Are Geologists Able To Drill To The Center Of The Earth?

Illustration for article titled Are Geologists Able To Drill To The Center Of The Earth?

“Are geologists... better than engineers? ... able to drill to the center of the Earth? ... the sexiest man [sic] alive?” Geologist Miles Traer (previously here & here) typed “Are geologists...” into Google then used the rest of the alphabet and auto-complete to finish the questions. He then did his best to answer them. The resulting Q&A is pretty great.

Are geologists… Able to drill to the center of the Earth?

In a word, no. The center of the Earth is roughly 3,959 miles (6,371 km) down. The deepest hole that was ever drilled was the Kola Superdeep Borehole, at 7.6 miles (12.26 km) deep. That’s 0.19% of the way to the center of the Earth.

The Kola project was funded by the Soviet Union in the 1970s and drilling proceeded from 1970 all they way to 1992 when the project was shut down. In true scientific fashion, their goal was simply to drill as far down as they could just to see what they could find. What they found was that as they drilled, the heat and pressure made drilling really difficult. The hole kept collapsing as the hot rock got, for lack of a better word, squishy. Still, there were some pretty cool scientific discoveries made and some perplexing questions raised.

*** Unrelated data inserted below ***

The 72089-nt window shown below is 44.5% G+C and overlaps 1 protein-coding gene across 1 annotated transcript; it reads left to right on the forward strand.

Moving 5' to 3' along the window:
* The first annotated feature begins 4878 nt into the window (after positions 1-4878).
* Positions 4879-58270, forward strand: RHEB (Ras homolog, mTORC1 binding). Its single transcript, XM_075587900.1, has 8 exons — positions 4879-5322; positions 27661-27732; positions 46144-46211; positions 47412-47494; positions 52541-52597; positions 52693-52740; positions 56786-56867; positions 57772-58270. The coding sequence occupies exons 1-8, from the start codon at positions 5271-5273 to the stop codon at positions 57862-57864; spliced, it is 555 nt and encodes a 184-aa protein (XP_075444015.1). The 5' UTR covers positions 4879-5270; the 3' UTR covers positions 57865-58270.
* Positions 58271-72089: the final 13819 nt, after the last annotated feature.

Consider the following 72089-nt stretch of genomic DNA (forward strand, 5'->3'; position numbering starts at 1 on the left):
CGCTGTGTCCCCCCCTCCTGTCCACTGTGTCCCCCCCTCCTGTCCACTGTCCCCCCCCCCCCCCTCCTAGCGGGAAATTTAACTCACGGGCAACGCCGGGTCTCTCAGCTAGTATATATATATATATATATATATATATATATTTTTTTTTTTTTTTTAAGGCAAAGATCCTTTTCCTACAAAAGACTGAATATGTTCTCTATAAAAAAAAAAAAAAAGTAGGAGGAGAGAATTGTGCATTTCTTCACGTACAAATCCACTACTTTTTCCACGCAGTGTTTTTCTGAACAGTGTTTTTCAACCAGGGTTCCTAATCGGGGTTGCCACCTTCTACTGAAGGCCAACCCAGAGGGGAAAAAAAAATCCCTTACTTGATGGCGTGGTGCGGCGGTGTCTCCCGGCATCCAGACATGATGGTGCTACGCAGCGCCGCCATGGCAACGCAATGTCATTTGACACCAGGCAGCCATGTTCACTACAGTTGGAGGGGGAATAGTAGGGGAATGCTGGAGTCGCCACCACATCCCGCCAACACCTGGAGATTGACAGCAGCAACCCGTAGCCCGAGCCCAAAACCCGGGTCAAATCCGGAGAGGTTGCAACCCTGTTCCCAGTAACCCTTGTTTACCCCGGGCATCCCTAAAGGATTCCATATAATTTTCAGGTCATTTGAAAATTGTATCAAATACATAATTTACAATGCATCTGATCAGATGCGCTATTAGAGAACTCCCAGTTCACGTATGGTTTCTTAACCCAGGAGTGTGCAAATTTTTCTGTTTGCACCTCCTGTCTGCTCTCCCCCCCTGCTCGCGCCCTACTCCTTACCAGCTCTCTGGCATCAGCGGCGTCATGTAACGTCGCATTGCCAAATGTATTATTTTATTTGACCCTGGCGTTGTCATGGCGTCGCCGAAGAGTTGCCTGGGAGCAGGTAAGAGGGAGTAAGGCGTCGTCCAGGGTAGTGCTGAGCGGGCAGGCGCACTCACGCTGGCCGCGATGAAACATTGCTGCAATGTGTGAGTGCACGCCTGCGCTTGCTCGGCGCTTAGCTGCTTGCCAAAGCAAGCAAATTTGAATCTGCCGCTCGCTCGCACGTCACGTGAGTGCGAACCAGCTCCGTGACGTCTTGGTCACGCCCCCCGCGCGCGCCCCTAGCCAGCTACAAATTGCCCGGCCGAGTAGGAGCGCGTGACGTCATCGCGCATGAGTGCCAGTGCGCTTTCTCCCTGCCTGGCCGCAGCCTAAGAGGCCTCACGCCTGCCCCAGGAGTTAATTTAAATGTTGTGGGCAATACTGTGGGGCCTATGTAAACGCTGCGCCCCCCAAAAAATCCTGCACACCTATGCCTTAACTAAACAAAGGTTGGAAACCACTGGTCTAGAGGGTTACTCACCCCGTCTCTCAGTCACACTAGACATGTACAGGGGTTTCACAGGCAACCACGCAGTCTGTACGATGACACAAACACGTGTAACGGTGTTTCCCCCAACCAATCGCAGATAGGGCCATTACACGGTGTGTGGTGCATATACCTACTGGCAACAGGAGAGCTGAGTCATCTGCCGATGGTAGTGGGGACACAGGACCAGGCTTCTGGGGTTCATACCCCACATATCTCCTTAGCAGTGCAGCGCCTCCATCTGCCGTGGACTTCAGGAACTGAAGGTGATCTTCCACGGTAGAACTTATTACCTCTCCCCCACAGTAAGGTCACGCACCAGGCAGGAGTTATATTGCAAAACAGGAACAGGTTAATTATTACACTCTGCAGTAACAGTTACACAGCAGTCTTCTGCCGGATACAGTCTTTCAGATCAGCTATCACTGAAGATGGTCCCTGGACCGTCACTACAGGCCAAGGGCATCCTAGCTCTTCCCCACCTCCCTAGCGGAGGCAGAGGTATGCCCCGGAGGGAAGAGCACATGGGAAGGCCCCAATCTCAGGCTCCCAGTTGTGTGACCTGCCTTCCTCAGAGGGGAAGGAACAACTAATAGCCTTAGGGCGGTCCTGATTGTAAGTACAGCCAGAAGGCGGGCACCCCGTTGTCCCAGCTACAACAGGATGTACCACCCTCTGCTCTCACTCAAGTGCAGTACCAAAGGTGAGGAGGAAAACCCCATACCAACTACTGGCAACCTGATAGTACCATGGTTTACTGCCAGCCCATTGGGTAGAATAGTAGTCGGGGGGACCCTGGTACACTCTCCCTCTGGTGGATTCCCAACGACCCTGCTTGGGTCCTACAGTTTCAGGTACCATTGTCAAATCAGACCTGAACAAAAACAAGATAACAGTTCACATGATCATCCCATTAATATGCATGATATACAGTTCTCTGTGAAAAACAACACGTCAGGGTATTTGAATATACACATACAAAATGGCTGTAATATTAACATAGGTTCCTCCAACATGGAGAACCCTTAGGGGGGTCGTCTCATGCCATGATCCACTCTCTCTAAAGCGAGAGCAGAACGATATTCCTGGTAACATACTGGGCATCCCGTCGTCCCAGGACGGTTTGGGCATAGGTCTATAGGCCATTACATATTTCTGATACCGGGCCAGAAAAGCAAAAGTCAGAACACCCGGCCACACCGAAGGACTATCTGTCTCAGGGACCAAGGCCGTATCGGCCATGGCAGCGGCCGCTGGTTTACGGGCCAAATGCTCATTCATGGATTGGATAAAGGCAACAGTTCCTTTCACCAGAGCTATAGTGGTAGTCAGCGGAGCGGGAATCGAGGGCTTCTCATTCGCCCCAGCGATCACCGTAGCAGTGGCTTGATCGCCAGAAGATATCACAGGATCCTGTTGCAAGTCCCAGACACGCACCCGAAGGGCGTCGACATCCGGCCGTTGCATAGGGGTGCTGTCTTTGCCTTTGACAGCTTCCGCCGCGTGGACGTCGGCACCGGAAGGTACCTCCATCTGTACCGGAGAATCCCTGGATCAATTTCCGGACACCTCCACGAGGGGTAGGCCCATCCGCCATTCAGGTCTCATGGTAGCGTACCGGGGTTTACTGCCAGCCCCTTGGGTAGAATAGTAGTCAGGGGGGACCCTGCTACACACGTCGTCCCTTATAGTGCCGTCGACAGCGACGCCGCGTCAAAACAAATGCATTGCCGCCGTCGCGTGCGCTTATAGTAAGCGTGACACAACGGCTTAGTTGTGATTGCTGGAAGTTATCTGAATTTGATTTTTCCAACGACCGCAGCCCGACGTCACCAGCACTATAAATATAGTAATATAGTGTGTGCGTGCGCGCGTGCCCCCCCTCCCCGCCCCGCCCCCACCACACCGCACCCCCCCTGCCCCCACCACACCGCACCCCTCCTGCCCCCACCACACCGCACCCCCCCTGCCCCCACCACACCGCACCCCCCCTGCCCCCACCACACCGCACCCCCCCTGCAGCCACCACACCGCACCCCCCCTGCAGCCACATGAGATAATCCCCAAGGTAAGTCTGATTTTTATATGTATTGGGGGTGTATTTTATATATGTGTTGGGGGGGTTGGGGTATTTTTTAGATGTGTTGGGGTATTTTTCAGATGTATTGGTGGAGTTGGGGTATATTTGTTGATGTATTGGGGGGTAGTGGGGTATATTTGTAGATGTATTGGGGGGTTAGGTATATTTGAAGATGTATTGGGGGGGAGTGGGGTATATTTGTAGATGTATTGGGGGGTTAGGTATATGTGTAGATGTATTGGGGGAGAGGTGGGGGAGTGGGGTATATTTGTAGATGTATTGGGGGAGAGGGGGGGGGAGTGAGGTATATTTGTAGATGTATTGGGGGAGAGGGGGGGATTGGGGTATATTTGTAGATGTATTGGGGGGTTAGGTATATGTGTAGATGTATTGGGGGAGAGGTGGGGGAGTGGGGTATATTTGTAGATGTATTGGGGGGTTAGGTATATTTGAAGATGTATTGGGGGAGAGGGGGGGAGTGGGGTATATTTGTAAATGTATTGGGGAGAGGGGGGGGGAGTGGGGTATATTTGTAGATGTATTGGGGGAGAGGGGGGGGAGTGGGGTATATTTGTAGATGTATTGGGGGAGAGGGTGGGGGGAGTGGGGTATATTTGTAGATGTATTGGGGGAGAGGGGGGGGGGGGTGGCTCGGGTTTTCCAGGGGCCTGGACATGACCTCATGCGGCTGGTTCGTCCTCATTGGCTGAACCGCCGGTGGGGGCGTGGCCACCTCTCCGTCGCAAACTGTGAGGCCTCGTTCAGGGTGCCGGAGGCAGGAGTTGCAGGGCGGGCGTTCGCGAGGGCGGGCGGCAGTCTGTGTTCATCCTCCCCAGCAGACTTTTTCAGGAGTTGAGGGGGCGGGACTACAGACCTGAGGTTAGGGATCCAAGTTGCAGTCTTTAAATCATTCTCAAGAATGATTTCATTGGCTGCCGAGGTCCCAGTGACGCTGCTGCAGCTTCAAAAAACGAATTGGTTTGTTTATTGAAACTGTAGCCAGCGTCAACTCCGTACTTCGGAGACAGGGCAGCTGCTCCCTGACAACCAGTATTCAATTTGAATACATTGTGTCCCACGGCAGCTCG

Before all of this, and despite the lack of any real knowledge of what Earth’s interior looked like, John Quincy Adams, the former president of the United States, once ordered a mission to the center of the Earth using tax payer dollars whose aim was at least in part to contact the mole people who lived there. I really REALLY wish I was making that up.


Read the rest here.

Contact the author at and @rtg0nzalez. Photo credit Leonara Enking | CC BY-SA 2.0.

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